And the tagline for the Innocenti Regent?

Linea Italiana, self control Inglese

Innocenti Regent video

Keith Adams


    • I don’t know how they did it, but it somehow looks immensely better while also looking exactly the same. It looks sharper, less bulbous, and pretty neat inside too. Coming down the hill at the 11:00 mark or so it even looks magnificent. Maybe it’s the paintwork? Or the white side indicators?

      Either way it does go to show that the Allegro was a so nearly there design. It looked like a blobby dumpy mess to begin with but having seen this video, insignificant tweaks would have made it so much more desirable. There was nothing wrong with the drive (I understand that was actually quite good for the day), only the presentation.

  1. Somehow the Italian cars have a more exotic look than the British ones which can appear dowdy. Even though they are the same design. Maybe it’s the sunshine maybe it’s the colours. It’s weird.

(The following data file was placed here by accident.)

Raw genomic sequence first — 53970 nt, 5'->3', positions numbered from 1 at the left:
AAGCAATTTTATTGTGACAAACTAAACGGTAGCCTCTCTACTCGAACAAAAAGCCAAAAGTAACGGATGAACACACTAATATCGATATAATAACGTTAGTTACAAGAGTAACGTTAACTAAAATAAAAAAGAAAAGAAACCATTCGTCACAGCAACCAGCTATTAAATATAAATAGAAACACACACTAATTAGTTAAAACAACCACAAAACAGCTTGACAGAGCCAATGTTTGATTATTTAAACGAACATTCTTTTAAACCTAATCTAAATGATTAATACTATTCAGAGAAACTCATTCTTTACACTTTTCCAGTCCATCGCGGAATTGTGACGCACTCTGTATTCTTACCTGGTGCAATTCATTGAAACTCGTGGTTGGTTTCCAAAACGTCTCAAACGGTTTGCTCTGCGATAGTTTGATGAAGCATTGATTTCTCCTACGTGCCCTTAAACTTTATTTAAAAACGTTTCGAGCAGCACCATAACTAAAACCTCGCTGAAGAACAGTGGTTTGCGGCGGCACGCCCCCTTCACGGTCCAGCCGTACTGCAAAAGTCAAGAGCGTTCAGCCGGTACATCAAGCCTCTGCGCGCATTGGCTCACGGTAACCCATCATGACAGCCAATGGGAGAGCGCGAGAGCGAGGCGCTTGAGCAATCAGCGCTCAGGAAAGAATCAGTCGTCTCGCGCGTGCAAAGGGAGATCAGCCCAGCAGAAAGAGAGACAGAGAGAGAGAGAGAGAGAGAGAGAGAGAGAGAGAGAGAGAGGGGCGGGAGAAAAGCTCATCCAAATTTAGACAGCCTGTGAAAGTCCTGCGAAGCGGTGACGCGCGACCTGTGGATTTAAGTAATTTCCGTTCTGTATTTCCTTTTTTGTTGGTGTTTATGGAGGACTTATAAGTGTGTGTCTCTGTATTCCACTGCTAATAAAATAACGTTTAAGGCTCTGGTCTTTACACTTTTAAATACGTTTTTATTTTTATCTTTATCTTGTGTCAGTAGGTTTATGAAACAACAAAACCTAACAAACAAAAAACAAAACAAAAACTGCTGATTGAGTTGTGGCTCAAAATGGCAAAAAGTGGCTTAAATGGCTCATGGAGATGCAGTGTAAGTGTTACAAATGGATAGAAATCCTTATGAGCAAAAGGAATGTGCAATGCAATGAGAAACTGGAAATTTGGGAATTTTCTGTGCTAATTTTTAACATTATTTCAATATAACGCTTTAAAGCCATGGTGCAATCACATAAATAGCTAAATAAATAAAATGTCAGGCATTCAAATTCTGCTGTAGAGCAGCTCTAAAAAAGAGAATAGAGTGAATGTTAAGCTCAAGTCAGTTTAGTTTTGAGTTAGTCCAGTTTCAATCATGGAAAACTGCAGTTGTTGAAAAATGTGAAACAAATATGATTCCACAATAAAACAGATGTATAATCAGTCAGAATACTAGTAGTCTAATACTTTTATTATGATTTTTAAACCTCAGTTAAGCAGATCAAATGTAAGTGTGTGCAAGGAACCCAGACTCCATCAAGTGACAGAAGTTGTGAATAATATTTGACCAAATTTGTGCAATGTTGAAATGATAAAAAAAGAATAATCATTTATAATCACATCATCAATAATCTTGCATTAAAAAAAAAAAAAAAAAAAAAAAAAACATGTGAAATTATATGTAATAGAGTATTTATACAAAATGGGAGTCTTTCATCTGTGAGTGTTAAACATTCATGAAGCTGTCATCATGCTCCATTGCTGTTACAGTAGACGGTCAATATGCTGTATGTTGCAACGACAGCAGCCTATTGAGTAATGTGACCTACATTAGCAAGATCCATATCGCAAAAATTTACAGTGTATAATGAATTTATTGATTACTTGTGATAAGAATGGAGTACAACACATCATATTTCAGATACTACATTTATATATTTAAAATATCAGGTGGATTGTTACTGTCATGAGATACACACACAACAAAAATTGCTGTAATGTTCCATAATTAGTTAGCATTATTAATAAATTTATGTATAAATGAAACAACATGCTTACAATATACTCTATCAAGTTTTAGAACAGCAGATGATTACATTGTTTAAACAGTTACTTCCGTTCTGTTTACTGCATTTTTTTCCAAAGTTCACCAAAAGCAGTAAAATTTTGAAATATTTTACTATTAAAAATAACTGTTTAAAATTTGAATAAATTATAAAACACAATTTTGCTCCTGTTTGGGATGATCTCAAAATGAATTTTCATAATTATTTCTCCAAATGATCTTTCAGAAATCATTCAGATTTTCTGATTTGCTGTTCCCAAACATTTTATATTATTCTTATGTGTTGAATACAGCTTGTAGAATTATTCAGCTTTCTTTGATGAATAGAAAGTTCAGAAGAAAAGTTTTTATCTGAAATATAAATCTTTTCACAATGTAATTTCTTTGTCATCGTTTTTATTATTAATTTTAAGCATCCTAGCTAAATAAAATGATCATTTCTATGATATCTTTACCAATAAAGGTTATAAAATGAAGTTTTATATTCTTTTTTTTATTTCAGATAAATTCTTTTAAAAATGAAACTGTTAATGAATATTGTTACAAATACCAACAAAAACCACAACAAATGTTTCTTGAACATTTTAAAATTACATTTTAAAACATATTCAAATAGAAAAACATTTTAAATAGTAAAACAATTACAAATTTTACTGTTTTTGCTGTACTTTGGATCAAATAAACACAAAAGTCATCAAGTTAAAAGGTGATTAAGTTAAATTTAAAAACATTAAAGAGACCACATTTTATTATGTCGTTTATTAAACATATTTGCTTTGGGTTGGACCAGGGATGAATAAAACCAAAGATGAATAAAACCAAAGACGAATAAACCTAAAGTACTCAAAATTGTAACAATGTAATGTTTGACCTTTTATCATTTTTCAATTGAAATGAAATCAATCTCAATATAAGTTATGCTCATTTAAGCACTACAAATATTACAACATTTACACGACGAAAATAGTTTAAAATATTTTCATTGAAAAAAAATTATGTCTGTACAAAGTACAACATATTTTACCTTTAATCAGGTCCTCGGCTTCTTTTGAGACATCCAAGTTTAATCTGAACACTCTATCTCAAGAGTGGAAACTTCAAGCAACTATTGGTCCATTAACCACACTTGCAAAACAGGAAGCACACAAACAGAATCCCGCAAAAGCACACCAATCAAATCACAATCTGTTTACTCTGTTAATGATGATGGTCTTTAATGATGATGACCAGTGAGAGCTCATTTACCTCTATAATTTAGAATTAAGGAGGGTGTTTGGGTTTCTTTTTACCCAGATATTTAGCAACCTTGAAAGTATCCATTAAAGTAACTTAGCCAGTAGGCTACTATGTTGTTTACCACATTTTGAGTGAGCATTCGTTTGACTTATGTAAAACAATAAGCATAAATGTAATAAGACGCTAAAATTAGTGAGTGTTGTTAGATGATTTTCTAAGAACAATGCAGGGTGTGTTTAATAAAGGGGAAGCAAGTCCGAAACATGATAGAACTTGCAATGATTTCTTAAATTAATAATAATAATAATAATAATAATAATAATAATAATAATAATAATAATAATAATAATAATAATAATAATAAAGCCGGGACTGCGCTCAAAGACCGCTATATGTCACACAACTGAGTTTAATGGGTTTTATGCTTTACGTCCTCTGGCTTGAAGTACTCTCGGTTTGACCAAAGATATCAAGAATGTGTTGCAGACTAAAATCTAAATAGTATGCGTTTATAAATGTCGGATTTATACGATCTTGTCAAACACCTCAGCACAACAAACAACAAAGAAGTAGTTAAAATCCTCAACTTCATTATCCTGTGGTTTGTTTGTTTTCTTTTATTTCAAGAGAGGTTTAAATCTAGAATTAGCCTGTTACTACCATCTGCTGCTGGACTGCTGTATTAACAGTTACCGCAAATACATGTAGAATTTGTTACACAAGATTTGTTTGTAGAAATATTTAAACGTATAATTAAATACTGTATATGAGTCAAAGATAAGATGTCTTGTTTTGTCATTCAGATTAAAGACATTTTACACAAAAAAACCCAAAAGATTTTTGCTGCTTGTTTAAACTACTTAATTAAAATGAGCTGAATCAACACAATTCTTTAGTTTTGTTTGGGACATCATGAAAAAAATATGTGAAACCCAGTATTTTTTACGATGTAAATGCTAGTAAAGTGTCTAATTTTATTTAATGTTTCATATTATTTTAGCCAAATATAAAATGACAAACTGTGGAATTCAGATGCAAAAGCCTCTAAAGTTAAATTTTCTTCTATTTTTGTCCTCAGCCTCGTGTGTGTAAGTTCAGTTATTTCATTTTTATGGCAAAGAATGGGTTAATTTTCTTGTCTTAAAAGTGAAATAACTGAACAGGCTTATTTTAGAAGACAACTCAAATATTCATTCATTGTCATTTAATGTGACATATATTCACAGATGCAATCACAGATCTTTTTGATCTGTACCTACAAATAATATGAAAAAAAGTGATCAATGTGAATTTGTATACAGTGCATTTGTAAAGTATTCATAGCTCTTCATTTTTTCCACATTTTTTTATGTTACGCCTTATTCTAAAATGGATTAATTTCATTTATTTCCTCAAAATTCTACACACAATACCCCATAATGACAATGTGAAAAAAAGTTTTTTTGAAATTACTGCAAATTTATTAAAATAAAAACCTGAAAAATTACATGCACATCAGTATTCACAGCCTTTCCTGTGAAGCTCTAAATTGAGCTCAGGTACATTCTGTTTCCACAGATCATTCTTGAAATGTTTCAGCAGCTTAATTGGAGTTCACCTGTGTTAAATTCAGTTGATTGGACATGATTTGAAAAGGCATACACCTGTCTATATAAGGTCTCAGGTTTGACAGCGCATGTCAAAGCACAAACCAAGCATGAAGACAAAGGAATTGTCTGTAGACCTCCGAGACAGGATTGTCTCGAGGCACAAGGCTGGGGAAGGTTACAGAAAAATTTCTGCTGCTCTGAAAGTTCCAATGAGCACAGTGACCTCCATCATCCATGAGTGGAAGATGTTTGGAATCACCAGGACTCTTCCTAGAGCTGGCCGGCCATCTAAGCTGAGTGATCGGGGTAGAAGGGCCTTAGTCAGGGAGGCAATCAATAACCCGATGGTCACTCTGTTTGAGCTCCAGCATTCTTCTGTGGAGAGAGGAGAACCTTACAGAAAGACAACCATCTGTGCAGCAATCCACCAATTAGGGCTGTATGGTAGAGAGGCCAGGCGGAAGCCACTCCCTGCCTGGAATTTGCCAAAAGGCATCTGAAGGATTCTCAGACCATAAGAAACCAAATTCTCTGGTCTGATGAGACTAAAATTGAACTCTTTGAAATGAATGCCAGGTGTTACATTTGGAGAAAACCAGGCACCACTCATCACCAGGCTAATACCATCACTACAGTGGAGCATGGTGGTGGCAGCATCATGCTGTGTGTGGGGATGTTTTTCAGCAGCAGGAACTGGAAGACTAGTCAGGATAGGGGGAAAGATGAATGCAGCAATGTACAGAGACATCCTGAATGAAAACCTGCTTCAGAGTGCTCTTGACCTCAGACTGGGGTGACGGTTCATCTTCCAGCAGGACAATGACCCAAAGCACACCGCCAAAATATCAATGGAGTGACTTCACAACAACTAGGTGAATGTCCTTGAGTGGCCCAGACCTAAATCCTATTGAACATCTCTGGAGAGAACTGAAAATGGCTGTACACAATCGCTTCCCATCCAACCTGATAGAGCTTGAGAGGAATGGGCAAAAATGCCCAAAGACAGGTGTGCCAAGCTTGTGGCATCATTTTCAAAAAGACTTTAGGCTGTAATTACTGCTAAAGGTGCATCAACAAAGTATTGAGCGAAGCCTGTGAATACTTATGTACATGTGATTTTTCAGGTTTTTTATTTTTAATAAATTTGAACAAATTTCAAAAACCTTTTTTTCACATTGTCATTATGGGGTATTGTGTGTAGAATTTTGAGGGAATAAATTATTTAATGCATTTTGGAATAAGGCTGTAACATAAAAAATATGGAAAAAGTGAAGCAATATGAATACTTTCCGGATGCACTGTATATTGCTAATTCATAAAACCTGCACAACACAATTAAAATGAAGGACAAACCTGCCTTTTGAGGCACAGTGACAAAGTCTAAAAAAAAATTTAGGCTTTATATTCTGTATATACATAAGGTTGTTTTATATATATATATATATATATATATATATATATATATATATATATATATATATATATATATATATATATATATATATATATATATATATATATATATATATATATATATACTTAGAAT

2. A fascinating time-warp film.

    And it makes me feel old to realise that the three girls will now be in their 70s.

  3. The Innocenti version looks so much better – with just minor changes, the Matt Black Grill and all white sidelights/indicators. Did no one at Longbridge notice? – The car could have been transformed for tuppence hapeny

    • BL managed to do something similar with the Marina in the late 1970s, fitting a smarter grille & some other tweaks transformed it almost as much as the Ital did a few years later, especially if they were painted in a sensible colour.

  4. The film was made in 1973, the year Paul Mc. released his LP “Band on the Run”. It was also the year that the last On the Buses offering came out–Holiday on the Buses. Yes, the girls (I suppose I would be arrested now if I were to call them “birds”) are in their seventies and virtually all of these Innocenti Regents no longer exist. We now live in a less “innocenti” world where nasty “fossil fuel” cars are something to be viewed with contempt by the “politically correct”. I wouldn’t mind a time machine (petrol-powered?) to take me back in time for a while, to re-experience a time that is but a distant memory. The closest that you can come to that, realistically, is to get out your copy of Band on the Run, dust it, and play it. “Well the rain exploded with a mighty crash…”